42 Clearinghouse Rev. 165 (2008-2009)
Race-Conscious Community Lawyering - Practicing Outside the Box

handle is hein.journals/clear42 and id is 171 raw text is: Race-Conscious Community Lawyering

By Tammi Wong

Tammi Wong
Volunteer Attorney
Legal Services of Northern California
515 12th St.
Sacramento, CA 95814
916.551.2150
tarnmwong@grnail corn

*T    he growing cultural diversity throughout the country is leading to the forced in-
tegration of cultural, social, and political mores between people and systems in
the United States. Over time the interaction of cultural differences will result, I
hope, in a more tolerant and aware society. However, the newly emerging multiracial
communities in states other than California and New York lead to a tension between
cultural isolation and acculturation and assimilation.' This tension comes from ad-
justment by new population groups to the structure of American society and is found
not only between ethnic and racial population groups but also within ethnic popula-
tion groups themselves. Nonnative arrivals struggle in adapting to a sudden upheaval
of norms: structural, cultural, social, and political. Public interest advocates can de
crease the burden placed on newly arrived population groups to adapt to American
society  We can also create awareness about our society's obligation to incorporate
values and practices of diverse population gToups into our own systems and decision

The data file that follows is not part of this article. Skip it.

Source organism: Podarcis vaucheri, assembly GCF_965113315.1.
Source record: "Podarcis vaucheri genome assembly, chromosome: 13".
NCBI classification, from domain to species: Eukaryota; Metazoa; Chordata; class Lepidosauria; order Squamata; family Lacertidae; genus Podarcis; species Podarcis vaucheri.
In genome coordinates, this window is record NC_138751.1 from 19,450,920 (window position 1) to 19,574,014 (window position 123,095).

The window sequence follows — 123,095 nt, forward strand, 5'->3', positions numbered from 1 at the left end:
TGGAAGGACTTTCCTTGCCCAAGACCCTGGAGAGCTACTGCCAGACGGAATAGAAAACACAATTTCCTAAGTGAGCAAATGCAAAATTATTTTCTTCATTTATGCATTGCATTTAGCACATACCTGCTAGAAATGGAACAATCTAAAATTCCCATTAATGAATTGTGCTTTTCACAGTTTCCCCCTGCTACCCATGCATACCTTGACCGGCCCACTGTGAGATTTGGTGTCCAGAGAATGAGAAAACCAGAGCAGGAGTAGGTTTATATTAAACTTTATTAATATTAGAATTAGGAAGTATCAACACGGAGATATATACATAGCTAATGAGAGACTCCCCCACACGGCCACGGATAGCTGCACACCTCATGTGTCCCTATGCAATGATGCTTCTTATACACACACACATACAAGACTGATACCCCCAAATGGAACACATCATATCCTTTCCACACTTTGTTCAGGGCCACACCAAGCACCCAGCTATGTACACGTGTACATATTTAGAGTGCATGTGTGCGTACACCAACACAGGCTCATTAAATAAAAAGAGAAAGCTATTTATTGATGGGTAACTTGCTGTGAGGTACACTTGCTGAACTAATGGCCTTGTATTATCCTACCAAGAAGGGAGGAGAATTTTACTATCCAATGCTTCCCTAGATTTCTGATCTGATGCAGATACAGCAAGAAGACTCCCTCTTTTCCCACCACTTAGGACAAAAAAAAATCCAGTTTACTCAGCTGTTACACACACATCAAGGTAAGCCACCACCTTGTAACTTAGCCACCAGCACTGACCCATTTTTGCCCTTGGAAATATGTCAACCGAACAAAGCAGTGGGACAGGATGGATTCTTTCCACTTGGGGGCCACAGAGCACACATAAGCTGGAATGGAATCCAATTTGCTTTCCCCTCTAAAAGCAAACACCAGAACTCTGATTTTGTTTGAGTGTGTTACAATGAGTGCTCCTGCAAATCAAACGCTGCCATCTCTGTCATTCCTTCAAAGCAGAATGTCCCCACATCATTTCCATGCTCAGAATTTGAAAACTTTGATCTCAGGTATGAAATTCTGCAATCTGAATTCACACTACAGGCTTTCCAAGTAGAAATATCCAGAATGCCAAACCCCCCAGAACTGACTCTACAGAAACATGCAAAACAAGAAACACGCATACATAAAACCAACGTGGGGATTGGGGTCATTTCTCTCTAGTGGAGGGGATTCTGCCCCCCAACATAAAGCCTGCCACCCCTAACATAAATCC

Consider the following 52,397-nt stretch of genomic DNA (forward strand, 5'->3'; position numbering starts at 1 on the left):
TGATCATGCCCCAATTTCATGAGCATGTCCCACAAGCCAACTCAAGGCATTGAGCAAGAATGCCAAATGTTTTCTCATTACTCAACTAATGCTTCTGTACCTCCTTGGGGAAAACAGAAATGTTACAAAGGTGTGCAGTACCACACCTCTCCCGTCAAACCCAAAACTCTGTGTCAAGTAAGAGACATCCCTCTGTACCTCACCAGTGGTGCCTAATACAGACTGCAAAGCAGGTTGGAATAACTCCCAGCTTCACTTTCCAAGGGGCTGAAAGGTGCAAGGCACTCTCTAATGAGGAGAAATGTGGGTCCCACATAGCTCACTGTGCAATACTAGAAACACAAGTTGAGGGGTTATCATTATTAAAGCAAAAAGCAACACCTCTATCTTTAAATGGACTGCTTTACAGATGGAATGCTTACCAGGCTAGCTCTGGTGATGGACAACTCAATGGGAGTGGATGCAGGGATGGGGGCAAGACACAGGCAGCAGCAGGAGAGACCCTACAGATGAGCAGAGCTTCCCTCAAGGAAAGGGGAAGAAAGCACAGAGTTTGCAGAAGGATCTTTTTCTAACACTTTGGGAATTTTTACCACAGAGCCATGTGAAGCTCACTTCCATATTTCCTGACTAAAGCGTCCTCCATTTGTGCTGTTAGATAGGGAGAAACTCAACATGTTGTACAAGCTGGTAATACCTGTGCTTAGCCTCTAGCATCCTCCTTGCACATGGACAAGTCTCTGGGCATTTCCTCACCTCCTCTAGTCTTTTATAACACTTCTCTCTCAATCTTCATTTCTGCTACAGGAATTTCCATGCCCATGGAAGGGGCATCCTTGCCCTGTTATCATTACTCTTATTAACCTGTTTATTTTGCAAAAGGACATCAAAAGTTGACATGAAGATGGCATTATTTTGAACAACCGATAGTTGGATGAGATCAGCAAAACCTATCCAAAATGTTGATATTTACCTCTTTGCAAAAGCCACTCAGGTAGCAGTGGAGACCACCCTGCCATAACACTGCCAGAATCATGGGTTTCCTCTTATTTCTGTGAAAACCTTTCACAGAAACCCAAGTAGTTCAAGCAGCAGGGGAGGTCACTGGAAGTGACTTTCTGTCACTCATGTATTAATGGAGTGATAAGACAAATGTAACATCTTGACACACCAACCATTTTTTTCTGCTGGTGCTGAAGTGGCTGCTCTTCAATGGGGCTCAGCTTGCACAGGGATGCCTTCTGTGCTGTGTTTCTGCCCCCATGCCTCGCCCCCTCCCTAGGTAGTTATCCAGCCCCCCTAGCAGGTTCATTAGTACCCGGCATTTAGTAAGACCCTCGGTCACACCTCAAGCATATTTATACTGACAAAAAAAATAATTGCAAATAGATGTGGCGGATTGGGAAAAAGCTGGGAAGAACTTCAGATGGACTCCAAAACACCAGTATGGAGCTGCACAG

making. Here I describe community la,'yering as a strategy to develop cultural com-
petence between our client population and the systems with which our clients interact
by providing them with the tools and resources necessary to establish a presence in
their communities. Citing the Sacramento Hmong Mediation Council as an example.
I discuss some community-lawyering principles that can apply to any racial or ethnic
population for whom ive provide advocacy.
'W1KCFStNN IAR MENT OF \ORK RCE DF VELOPMENT MIGRAN, REPJGE- AND LAPOR SERE,  is c'  NiNRA  REFUGEE POPULATION CiApN 12006),
httpl/dwd wivConsa .qov/rig rantsancrefugees/pdffiles/projO6arrivals.pdf (from  2004 to 2005 a total of 3118 Hmong
refugees resettled in Wisconsin); nnesota Council of Nonprofits, Hmong Refugee Resettlement wvw.mncn.org'
nmongbriefing rim (last visi~ed Apri 26 2008) (about 45.000 Hmong people lived in Minnesota in 2003)
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